After reviewing nearly seven centuries’ worth of historical sources, beginning in the 1200s and going through the early 1900s, Thomas concluded that although U.S. history has at times placed some “well-defined restrictions” on the right to carry firearms in public, there was no tradition of a broad prohibition on carrying commonly used guns in public for self-defense. And with rare exceptions, Thomas added, there was no historical requirement that law-abiding citizens show the kind of special need for self-defense required by the New York law to carry a gun in public. Indeed, Thomas concluded, there is “no other constitutional right that an individual may exercise only after demonstrating to government officers some special need.”
Thomas obviously missed the part about most sheriffs of small towns in the Wild West collecting guns at the city borders before anyone was allowed to head to the salon. Is that okay Uncle Thomas?
The Supreme Court limited the ability to enforce Miranda rights in a ruling Thursday that said that suspects who are not warned about their right to remain silent cannot sue a police officer for damages under federal civil rights law even if the evidence was ultimately used against them in their criminal trial.
The court’s ruling will cut back on an individual’s protections against self-incrimination by barring the potential to obtain damages. It also means that the failure to administer the warning will not expose a law enforcement officer to potential damages in a civil lawsuit. It will not impact, however, the exclusion of such evidence at a criminal trial.
The court clarified that while the Miranda warning protects a constitutional right, the warning itself is not a right that would trigger the ability to bring a civil lawsuit.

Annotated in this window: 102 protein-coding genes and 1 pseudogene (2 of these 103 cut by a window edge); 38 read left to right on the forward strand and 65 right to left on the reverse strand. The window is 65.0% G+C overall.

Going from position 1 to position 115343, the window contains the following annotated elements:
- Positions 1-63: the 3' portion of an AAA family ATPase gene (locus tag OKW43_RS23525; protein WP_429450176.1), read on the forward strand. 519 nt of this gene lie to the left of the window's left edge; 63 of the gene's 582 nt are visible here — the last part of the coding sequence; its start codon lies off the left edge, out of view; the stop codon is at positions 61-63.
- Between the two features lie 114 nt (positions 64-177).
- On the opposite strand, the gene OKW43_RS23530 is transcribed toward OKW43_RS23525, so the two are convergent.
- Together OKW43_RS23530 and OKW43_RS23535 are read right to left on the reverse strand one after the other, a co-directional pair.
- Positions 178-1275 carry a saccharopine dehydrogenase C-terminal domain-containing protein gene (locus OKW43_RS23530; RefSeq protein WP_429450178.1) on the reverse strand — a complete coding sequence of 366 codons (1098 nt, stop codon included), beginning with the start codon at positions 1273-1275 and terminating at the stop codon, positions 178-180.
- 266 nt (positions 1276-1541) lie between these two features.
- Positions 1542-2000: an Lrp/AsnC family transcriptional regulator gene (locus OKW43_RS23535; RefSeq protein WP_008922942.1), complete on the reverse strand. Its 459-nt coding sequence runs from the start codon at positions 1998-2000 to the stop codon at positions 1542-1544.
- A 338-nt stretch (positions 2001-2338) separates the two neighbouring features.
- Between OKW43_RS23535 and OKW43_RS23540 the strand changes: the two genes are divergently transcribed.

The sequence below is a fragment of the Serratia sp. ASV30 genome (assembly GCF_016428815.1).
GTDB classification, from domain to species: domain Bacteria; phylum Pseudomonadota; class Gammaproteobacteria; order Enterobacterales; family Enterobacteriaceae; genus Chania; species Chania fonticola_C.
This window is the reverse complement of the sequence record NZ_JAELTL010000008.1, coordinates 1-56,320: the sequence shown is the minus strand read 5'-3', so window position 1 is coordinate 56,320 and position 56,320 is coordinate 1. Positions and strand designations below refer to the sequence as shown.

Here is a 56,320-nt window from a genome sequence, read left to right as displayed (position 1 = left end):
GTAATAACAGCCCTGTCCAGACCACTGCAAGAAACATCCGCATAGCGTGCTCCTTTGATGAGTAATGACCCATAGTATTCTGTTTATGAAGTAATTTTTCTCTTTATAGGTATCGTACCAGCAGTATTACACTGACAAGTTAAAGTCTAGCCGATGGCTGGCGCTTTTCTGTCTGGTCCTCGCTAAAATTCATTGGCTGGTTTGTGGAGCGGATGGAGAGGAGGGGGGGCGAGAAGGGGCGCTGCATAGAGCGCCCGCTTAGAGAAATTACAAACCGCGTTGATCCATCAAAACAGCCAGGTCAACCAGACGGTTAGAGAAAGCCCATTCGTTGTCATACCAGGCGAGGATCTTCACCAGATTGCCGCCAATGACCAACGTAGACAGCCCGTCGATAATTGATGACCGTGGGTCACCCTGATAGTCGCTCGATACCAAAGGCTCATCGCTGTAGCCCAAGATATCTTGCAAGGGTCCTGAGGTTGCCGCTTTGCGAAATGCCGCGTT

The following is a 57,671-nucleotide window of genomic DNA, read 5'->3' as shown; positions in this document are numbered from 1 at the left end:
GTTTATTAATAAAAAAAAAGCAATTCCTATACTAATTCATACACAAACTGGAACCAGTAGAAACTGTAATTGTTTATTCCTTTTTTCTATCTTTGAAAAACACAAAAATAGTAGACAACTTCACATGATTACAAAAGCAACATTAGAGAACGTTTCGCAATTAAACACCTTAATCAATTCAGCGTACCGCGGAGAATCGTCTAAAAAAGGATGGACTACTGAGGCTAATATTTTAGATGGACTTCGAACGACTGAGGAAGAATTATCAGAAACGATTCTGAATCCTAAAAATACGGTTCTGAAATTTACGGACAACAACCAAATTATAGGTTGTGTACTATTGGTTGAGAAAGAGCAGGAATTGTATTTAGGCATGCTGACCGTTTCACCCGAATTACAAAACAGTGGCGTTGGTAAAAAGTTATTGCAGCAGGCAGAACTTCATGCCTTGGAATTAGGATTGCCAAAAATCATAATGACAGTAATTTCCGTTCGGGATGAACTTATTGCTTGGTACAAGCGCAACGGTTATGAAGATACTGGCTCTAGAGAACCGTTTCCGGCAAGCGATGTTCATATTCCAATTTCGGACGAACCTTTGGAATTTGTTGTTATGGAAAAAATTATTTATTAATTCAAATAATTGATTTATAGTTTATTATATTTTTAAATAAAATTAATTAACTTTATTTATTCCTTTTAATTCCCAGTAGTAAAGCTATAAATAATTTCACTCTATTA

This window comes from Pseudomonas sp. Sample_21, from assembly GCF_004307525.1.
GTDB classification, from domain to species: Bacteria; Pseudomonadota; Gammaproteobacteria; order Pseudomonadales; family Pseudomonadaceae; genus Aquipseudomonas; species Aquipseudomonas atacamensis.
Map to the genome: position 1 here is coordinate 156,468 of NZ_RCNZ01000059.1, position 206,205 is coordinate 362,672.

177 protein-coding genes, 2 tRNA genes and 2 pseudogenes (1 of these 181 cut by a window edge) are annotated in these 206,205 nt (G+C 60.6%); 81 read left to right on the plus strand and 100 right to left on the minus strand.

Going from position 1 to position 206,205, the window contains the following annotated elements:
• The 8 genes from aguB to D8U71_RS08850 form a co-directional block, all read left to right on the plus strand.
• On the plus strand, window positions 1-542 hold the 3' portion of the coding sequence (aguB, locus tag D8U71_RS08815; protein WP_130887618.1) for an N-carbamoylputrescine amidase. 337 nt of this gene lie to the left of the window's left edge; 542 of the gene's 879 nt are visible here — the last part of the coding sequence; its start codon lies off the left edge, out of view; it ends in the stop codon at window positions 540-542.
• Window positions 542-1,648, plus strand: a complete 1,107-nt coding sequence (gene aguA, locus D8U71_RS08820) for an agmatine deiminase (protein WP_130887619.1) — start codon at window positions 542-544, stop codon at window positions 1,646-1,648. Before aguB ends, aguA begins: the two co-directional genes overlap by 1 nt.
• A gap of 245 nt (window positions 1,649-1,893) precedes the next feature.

“Today’s ruling doesn’t get rid of the Miranda right,” said Steve Vladeck, CNN Supreme Court analyst and professor at the University of Texas School of Law. “But it does make it far harder to enforce. Under this ruling, the only remedy for a violation of Miranda is to suppress statements obtained from a suspect who’s not properly advised of his right to remain silent. But if the case never goes to trial, or if the government never seeks to use the statement, or if the statement is admitted notwithstanding the Miranda violation, there’s no remedy at all for the government’s misconduct.”
These guys really like to give the state the power to oppress and let gun-toting fascists run free, don’t they?
The last one to be worried about is this one. Remember, Justice Roberts, hates voting rights. This is from Scotusblog: “North Carolina Republican lawmakers win right to intervene in court and defend state’s voter-ID law.” All this analysis I keep quoting is from Amy Howe, btw. I’d say this is a signal they are ready to get rid of more voting rights which is about the only way their kind stays in power.
The Supreme Court on Thursday ruled that two Republican legislators in North Carolina can join a lawsuit to defend the constitutionality of the state’s voter-identification law. Two lower courts had rejected the legislators’ request, reasoning that the state’s Democratic attorney general and the board of elections were already defending the law, but the justices reversed those rulings. In an 8-1 opinion by Justice Neil Gorsuch, the Supreme Court ruled that the Republican legislators have a right to intervene in the lawsuit.